Further insights into these differences of experience are provided by the fact that HR synchrony was related to transformativeness only in the stadium, suggesting that even when people did exhibit physiological synchrony in the remote condition, they did so in less personally meaningful and memorable ways. This is also in accordance with findings from studies showing that directly shared experiences correlated with stronger fusion than vicariously shared ones39. Future research should attempt to clarify more precisely why this is the case. For example, are spectators watching a game in the stadium exhibiting more closely shared emotional reactions during peak moments of the game, while those sitting in the same room are more likely to synchronize during commercial breaks or conversations? While MdRQA cannot capture such fine-grained oscillations in synchrony, we hope that new analytical techniques will make it possible to explore this in the future.

Our study compared two of the most common ways of viewing sporting events: (a) being immersed in a large crowd in the stadium and (b) watching remotely with a small group of people. Our design allowed us to collect the stadium data in a real-life setting. However, for the small-group setting, we chose a more controlled environment on campus to avoid confounds related to prior relationships between viewers. Future studies should investigate how watching a game at home with one’s friends and family compares to watching a game in a stadium. We predict that we would find similar effects, with stadium attendance resulting in greater physiological synchrony and more transformative experiences.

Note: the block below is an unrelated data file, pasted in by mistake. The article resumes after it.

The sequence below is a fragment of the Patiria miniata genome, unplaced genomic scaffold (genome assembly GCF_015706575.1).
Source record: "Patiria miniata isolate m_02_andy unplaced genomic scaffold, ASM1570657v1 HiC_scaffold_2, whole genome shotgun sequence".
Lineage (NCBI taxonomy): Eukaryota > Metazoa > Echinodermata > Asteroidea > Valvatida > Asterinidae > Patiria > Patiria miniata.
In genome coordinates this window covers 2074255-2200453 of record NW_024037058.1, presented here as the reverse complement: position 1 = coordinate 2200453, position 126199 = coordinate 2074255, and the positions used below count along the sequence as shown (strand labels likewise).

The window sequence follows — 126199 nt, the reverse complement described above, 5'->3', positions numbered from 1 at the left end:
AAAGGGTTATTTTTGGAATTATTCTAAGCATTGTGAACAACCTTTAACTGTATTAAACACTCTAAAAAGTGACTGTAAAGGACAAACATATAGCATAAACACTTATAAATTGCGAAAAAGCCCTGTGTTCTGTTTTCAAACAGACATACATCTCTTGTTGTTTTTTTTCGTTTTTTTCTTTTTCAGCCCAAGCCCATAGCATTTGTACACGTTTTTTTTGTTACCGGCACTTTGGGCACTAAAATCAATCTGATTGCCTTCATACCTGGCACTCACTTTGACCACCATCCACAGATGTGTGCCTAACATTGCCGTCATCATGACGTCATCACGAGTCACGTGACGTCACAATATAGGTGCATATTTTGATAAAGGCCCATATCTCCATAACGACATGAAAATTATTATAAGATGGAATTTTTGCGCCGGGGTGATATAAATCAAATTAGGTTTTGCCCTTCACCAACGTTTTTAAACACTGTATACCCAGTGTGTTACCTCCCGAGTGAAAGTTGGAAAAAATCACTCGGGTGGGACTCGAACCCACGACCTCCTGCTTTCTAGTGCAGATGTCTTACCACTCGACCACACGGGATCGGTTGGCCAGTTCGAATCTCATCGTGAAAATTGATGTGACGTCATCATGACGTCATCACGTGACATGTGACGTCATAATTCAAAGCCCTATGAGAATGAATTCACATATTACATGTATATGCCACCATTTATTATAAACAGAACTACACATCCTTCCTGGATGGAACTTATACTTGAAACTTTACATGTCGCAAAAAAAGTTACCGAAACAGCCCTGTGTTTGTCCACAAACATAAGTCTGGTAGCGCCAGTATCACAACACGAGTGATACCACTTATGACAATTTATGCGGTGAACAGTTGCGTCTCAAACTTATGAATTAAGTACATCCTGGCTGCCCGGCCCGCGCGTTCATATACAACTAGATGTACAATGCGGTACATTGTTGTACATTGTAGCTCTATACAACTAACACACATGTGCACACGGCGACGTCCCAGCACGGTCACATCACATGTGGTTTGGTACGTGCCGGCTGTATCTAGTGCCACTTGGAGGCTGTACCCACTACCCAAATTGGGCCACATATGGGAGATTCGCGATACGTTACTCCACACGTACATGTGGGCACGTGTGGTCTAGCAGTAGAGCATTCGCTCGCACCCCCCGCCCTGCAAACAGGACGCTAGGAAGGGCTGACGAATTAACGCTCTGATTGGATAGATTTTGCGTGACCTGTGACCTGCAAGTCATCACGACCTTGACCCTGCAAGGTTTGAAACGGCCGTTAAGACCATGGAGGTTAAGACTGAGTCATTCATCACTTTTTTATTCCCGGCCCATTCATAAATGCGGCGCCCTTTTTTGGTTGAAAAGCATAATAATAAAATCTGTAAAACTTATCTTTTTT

Meanwhile, there are also various intermediate conditions, which are beyond the scope of our study, but may be explored in future work. For example, how does watching a game in a sports bar or being in a fan zone compare to watching it in a stadium? We expect that effects will scale up as crowd size increases, although this relationship may not be linear, plateauing after a certain group size threshold is reached. Gatherings among fans outside of traditional sports settings may also prove informative for our understanding of group arousal, synchrony, and social bonding. Those may occur, for example, in the context of protests or pre-game rituals. We expect that such gatherings will also produce transformative experiences, although the lack of a common external stimulus (i.e. the game) may result in reduced physiological synchrony.

Our sample consisted of fans who had previously experienced live events and were largely already fused with the group. Anthropological theories3 and field studies11 suggest that prior group affiliation increases susceptibility to the effects of shared arousal. To better understand the formation of group cohesion, further research may specifically focus on first-time participants. Moreover, future studies may delve deeper into specific properties of in-person attendance that underlie these effects. For instance, are these results affected by people’s sense of agency (whether actual or perceived) in potentially impacting the event? Other factors of interest might include sensory arousal (e.g. noise levels), shared movement patterns, and the display of symbolic markers that could strengthen group identities. All of these factors may interact to produce an enhanced experience for participants, and more targeted studies are needed to disentangle the paths to social bonding.